The Canadian regulatory body, pan-Canadian Oncology Drug Review or pCODRhas made an initial recommendation that includes positive clinical evaluations for the treatment of metastatic melanoma, ipilimumab (Yervoy?, Bristol-Myers Squibb)and vemurafenib (Zelboraf?, Genentech). The drugs are recommended for treatment of skin cancer patients whose melanoma has spread from the skin to other organs of the body.

Melanoma is one of the fastest-growing cancers worldwide, and can affect anyone regardless of sex, age or race. It is one of the most frequently-diagnosed cancers in Canada, affecting 5,500 people in 2011 and causing 950 deaths.[1] The incidence of melanoma has been increasing for the past 30 years,[2] more rapidly among men than any other cancer, and more rapidly among women than any other cancer except lung cancer. [3]

The recommendation is tremendous news for Candian melanoma patients who for decades had far too few treatment options and are now one step closer to having two advances that can improve their survival chances.

Fighting chance at survival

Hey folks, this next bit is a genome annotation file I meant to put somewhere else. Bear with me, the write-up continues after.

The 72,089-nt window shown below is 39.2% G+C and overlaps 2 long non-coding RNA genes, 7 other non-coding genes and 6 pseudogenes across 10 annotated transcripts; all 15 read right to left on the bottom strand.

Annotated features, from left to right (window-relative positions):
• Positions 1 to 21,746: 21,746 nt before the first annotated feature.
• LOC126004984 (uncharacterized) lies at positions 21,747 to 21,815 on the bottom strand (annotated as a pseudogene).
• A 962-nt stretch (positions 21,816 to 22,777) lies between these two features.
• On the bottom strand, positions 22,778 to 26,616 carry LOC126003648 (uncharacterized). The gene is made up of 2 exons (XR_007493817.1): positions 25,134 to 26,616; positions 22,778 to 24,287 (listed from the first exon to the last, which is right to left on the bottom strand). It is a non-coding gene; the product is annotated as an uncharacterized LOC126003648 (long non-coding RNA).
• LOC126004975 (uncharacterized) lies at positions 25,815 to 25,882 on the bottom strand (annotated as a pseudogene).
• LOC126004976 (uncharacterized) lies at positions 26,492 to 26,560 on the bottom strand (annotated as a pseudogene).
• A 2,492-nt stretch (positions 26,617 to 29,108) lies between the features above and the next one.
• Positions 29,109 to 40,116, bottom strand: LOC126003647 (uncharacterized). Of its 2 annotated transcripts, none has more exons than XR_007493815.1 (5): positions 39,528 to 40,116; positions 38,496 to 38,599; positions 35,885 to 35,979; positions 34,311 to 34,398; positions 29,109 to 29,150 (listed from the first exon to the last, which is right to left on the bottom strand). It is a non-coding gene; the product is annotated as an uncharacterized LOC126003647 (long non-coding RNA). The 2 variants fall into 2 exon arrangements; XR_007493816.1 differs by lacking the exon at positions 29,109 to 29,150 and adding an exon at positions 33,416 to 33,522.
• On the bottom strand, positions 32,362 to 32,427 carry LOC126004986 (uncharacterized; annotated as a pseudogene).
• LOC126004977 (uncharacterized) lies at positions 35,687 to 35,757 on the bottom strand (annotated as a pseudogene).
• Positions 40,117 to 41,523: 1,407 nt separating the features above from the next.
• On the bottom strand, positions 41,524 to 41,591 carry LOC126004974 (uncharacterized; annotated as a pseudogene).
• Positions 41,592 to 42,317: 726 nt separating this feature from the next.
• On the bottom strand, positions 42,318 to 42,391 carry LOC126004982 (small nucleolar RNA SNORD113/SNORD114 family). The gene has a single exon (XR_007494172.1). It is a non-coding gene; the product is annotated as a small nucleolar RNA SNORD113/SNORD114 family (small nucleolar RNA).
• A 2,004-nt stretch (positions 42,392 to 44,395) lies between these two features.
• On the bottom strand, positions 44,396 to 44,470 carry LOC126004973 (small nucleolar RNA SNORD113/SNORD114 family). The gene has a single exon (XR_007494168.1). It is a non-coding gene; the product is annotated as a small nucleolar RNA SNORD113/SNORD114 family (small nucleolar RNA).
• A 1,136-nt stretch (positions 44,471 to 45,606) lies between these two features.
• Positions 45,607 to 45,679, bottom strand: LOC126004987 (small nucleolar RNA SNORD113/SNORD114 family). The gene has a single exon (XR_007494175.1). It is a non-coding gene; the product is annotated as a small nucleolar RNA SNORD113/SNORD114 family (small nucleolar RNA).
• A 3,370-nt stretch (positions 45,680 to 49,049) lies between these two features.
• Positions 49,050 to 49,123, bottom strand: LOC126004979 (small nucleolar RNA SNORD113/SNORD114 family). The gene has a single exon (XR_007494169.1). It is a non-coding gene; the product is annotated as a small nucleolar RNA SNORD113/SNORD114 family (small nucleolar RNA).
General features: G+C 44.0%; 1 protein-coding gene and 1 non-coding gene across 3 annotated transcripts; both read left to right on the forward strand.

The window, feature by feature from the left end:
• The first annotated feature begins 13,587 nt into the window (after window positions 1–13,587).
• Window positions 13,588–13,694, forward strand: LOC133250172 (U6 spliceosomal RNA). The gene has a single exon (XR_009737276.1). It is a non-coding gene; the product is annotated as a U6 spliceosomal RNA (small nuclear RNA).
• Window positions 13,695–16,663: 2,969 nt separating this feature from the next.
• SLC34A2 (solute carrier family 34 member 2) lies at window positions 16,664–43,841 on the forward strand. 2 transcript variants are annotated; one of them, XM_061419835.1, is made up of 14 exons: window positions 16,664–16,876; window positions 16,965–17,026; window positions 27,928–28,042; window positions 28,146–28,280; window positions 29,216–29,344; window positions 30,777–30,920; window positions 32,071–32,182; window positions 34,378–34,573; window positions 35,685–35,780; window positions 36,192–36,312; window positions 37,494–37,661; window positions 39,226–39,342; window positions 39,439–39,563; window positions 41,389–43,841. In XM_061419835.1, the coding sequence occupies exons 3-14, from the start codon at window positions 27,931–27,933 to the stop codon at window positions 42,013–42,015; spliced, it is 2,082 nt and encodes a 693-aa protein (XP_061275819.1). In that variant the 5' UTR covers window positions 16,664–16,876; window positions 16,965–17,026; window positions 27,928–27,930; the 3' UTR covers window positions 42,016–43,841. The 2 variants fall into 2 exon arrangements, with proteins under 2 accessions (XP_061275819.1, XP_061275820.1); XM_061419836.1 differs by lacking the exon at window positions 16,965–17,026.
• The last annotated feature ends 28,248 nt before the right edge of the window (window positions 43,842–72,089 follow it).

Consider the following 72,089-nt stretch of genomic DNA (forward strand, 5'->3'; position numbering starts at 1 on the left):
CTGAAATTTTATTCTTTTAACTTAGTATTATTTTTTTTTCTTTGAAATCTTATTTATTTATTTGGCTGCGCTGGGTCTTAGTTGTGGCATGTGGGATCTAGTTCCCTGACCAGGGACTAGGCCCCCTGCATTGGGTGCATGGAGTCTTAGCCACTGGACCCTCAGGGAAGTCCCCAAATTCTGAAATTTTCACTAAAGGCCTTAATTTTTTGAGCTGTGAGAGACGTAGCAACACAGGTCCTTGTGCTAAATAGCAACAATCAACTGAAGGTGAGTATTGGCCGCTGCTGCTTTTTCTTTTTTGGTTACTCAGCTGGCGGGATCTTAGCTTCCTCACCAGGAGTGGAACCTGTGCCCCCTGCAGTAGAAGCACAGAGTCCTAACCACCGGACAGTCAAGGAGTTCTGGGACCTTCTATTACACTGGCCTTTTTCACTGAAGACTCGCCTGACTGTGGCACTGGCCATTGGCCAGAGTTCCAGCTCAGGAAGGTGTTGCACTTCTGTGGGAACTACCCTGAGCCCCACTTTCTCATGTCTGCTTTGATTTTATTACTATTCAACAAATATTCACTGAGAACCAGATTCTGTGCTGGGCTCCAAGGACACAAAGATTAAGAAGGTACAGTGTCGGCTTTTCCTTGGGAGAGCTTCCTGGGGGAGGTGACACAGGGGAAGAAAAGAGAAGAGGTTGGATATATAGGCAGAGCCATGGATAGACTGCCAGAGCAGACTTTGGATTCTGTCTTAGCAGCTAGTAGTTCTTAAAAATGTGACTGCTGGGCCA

“What these latest therapies give the melanoma community is hope and a fighting chance at survival,” said Annette Cyr, Chair of the Melanoma Network of Canada, a patient-led organization dedicated to the prevention and elimination of melanoma. “There is no question that for patients who need these treatments, time is of the essence. The Melanoma Network of Canada is urging the provinces to follow the pCODR recommendation and make provincial funding decisions a priority.”

Two different approaches
The treatments, ipilimumab and vemurafenib, represent two different approaches to treat metastatic melanoma and each individually is an important advance in this field and a new option to give patients a fighting chance.

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“Having these two new treatments available to patients will revolutionize the treatment of metastatic melanoma,” said medical oncologist Anthony Joshua, MD. “The clinical evidence supporting ipilimumab and vemurafenib is strong and I hope these treatments will reach clinics across the country quickly so that melanoma patients will have critically needed treatment options available.”

For more information
[1] Melanoma Network of Canada.Facts Summary. Last accessed March 29, 2012.
[2] Public Health Agency of Canada.Melanoma Skin Cancer Facts and Figures. Last accessed March 29, 2012.
[3] Horn-Ross, P.L., Holly, E.A., Brown, S.R., et al. Temporal trends in the incidence of cutaneous malignant melanoma among Caucasians in the San Francisco-Oakland MSA. Canc Causes Contr.1991; 2(5):299-305.

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